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Identifying Competitors
Industry Structures

Pure Monopoly Pure Oligopoly Differentiated Oligopoly Monopolistic Competition Pure Competition

Many competitors offer the same product Price is the same due to lack of differentiation Example: Farmers selling milk, crops

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Identifying Competitors
Entry, Mobility and Exit Barriers - Industries differ greatly in the ease of entry, mobility and exit. Entry barriers include high capital investments, requirement of patents and licenses, economies of scale, raw materials availability. A firm may face mobility barriers while trying to enter more attractive market segments such as local legislation, specialized requirements and so on. Exit barriers are in the form of legal or moral obligations to customers, creditors, employees, government regulations, low asset salvage value, high vertical integration. Cost Structure Each industry has its associated cost structure and the companies strive to reduce their largest costs. E.g A steel manufacturing company has the largest cost in the form of manufacturing and raw materials. The integrated steel company with most cost efficient manufacturing plan will have an advantage over other integrated steel manufacturing companies. Degree of Vertical Integration Backward or forward integration defines the competitive edge for the companies. Oil companies carry on oil exploration, drilling, refining and even retailing. These companies are in a better position to manipulate costs in different parts of the value chain and earn profits where ever possible. Degree of Globalization Companies in global industries need to compete on a global basis if they are to achieve economies of scale and 9 keep up with the latest advances in technology.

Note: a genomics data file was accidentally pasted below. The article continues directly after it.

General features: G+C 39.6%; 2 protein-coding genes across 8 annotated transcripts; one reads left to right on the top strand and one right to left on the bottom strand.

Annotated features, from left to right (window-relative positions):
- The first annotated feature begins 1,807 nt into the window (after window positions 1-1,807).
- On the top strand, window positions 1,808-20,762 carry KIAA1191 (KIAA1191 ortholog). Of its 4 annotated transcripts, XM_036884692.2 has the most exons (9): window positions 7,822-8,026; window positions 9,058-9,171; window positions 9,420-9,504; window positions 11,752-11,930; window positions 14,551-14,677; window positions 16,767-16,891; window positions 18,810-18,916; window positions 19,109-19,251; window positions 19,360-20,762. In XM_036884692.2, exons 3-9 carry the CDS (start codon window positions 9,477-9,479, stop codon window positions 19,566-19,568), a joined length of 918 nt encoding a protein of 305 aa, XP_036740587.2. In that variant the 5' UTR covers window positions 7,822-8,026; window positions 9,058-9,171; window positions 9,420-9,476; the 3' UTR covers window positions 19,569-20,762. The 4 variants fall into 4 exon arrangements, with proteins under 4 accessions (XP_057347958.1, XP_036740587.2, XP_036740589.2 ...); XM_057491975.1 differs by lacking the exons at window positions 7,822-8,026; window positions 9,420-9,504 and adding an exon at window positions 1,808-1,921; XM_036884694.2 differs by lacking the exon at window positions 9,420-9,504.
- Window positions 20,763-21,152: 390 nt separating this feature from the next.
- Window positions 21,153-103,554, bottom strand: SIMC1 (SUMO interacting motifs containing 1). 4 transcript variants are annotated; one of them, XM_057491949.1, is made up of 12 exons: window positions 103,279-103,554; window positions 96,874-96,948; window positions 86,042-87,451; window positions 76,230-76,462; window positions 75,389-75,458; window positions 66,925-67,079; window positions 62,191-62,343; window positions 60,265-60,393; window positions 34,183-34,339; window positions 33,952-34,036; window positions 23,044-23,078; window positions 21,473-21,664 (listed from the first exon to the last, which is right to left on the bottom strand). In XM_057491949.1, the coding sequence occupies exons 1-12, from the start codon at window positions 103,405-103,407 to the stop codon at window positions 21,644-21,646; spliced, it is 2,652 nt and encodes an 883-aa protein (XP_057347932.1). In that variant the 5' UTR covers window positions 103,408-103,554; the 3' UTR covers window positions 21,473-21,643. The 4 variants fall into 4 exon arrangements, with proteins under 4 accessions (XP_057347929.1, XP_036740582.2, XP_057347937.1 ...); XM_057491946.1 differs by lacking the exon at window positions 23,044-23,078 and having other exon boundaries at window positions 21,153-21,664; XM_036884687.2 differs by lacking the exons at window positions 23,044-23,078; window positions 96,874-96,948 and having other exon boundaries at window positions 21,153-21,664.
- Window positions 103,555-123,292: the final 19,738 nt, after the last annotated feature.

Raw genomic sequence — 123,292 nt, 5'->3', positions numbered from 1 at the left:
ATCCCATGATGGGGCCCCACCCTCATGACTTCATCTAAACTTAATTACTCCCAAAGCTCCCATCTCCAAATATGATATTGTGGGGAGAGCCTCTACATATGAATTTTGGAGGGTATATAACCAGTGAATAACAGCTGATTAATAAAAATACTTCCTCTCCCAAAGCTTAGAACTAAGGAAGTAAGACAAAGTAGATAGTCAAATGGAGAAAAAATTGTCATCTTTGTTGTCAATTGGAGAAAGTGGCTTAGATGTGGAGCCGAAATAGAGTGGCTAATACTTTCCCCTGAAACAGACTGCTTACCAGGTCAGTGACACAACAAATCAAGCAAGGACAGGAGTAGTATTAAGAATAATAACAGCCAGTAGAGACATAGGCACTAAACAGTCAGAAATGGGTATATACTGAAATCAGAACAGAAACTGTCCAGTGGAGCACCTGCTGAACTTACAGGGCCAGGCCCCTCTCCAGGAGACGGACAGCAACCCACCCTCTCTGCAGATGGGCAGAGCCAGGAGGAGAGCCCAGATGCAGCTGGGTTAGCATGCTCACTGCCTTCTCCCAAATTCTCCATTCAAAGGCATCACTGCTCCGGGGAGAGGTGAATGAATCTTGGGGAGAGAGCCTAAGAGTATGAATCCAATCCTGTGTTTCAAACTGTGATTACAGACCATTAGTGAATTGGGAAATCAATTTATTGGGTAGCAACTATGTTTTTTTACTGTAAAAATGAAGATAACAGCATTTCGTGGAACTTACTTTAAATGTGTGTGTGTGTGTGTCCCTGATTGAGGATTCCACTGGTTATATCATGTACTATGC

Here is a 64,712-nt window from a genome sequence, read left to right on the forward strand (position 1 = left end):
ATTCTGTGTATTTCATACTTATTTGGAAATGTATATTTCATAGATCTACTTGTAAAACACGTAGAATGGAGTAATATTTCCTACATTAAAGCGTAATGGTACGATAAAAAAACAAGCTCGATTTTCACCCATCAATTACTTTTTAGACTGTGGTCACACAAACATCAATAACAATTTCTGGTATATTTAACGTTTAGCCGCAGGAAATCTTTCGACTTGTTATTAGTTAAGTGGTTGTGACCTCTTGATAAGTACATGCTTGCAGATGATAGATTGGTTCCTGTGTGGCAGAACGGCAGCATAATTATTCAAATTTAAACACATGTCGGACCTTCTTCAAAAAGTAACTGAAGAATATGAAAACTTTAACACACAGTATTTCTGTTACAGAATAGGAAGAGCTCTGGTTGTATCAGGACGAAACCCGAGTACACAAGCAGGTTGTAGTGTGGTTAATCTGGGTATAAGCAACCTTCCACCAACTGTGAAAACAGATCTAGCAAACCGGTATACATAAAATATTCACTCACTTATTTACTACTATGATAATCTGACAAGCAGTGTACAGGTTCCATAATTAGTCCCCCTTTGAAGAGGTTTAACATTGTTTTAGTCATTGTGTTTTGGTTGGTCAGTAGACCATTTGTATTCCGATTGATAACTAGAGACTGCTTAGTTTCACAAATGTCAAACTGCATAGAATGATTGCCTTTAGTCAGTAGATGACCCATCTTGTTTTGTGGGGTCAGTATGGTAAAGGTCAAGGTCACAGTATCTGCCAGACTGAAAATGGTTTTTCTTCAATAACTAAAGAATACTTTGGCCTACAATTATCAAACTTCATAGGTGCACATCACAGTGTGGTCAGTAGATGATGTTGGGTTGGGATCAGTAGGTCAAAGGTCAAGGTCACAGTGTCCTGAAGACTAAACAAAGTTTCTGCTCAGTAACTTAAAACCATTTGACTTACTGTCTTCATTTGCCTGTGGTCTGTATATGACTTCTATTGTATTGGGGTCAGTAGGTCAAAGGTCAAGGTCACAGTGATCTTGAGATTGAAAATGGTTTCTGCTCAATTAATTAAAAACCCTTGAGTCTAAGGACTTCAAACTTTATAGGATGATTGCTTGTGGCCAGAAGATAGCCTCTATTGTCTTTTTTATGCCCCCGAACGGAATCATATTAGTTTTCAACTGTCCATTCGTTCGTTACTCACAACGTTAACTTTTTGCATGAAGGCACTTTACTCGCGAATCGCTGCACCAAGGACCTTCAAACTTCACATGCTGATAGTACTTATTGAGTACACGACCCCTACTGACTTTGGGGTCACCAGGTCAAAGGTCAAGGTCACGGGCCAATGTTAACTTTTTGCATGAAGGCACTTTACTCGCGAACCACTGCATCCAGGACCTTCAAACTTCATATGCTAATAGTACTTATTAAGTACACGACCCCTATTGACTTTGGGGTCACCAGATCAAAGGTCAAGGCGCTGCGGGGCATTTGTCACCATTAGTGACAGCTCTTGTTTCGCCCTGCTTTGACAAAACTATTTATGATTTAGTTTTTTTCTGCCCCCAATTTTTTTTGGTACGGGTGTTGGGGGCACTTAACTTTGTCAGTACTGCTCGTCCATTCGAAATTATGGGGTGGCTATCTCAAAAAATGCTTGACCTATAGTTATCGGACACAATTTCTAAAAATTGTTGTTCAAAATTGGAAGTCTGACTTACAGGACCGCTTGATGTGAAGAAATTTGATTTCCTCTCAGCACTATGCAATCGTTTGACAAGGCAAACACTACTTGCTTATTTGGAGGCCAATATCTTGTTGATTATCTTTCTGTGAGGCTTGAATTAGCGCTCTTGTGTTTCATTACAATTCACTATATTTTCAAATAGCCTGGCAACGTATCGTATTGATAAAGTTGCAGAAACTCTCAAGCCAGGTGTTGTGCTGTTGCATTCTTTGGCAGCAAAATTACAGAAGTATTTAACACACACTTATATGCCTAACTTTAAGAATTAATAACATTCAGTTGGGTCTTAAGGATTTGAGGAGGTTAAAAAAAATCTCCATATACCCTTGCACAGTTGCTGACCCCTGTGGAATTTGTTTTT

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Analyzing Competitors
Strategies
Service levels Pricing Line Length Mix Width

Objectives